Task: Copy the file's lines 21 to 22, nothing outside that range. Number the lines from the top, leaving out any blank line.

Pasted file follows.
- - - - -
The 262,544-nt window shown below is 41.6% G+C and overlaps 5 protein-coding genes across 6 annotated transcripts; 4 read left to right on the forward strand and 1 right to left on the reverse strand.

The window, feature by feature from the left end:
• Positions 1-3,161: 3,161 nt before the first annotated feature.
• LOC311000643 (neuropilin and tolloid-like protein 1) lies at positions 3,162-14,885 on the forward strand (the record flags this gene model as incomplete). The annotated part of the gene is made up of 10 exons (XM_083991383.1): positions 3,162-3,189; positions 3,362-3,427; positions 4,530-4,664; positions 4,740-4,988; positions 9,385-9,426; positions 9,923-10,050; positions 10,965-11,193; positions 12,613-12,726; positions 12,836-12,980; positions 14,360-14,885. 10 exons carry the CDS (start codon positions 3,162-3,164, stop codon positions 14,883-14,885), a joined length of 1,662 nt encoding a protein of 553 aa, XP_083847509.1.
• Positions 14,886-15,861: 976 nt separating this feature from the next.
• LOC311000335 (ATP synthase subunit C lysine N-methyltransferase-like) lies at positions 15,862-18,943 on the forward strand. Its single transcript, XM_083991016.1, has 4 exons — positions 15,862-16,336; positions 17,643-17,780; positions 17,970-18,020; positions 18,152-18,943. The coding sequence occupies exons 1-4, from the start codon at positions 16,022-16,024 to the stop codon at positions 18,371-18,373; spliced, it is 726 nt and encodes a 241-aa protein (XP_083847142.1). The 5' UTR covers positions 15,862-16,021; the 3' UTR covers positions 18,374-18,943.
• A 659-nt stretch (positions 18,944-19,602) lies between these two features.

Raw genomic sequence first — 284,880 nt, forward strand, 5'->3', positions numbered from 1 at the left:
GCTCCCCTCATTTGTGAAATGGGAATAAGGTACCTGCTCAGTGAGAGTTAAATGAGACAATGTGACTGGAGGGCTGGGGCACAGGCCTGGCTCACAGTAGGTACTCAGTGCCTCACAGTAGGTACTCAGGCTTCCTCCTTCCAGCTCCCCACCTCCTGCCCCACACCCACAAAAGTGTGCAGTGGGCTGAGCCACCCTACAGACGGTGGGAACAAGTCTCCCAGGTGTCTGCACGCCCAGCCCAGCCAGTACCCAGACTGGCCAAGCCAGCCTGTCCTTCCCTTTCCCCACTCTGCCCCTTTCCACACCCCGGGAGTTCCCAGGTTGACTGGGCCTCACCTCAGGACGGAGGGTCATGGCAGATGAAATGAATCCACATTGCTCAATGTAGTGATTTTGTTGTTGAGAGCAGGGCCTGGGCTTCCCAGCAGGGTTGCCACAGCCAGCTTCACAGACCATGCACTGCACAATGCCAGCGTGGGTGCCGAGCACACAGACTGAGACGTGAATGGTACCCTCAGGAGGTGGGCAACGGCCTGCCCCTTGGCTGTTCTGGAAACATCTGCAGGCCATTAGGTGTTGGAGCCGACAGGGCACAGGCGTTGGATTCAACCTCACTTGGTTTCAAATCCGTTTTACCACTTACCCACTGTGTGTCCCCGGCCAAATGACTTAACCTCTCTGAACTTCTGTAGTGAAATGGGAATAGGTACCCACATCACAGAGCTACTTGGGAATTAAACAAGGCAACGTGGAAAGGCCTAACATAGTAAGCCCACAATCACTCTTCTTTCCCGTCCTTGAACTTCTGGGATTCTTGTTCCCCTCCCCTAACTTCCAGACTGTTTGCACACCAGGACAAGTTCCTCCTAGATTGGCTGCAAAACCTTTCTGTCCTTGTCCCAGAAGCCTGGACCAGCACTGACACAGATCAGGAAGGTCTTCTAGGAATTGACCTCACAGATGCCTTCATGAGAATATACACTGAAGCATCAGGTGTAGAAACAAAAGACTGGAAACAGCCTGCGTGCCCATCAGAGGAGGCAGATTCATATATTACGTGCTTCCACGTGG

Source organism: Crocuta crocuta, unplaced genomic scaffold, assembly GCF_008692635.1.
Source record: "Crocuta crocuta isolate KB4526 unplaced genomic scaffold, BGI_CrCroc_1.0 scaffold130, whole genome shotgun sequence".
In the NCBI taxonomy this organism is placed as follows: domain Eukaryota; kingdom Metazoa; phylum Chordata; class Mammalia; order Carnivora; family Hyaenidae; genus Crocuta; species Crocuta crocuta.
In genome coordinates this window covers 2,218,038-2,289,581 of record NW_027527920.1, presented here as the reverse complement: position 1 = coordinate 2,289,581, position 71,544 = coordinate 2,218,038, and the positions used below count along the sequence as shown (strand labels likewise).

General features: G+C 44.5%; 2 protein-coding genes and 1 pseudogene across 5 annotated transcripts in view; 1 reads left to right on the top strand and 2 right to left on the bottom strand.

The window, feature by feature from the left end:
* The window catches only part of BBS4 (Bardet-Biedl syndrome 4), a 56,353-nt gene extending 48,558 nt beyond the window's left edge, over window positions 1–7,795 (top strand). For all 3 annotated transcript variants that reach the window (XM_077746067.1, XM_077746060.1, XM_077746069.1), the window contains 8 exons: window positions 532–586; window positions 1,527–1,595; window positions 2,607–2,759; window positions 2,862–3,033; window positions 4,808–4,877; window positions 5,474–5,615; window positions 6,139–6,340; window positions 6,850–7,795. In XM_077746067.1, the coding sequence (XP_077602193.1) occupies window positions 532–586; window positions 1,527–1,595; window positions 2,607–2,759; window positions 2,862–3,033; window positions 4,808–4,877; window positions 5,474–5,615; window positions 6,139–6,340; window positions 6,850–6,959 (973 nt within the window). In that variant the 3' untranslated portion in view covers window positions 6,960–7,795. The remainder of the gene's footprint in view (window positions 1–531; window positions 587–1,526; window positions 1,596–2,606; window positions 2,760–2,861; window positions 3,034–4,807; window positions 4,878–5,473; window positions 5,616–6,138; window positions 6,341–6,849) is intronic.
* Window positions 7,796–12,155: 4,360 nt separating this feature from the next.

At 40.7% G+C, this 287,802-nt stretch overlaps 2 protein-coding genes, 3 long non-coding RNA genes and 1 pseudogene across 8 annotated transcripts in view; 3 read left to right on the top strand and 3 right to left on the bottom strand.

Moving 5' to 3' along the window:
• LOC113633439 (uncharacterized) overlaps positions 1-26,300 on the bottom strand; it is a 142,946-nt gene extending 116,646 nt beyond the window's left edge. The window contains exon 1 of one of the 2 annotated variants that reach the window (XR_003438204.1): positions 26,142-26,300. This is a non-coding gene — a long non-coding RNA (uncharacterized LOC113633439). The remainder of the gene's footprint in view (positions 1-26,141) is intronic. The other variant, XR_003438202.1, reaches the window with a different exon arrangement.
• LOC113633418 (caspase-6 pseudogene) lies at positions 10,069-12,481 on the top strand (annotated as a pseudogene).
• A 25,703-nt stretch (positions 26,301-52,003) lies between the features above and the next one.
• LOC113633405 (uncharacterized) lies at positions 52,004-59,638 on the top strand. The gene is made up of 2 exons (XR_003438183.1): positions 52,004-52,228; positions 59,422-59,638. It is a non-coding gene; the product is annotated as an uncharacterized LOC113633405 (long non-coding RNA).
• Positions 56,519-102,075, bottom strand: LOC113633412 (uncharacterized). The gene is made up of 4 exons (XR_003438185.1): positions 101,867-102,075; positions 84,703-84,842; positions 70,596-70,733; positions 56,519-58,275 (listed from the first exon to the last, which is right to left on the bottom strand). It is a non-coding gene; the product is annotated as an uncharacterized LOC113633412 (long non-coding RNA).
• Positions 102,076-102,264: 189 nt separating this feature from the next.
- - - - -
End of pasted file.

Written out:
• LOC113633418 (caspase-6 pseudogene) lies at positions 10,069-12,481 on the top strand (annotated as a pseudogene).
• A 25,703-nt stretch (positions 26,301-52,003) lies between the features above and the next one.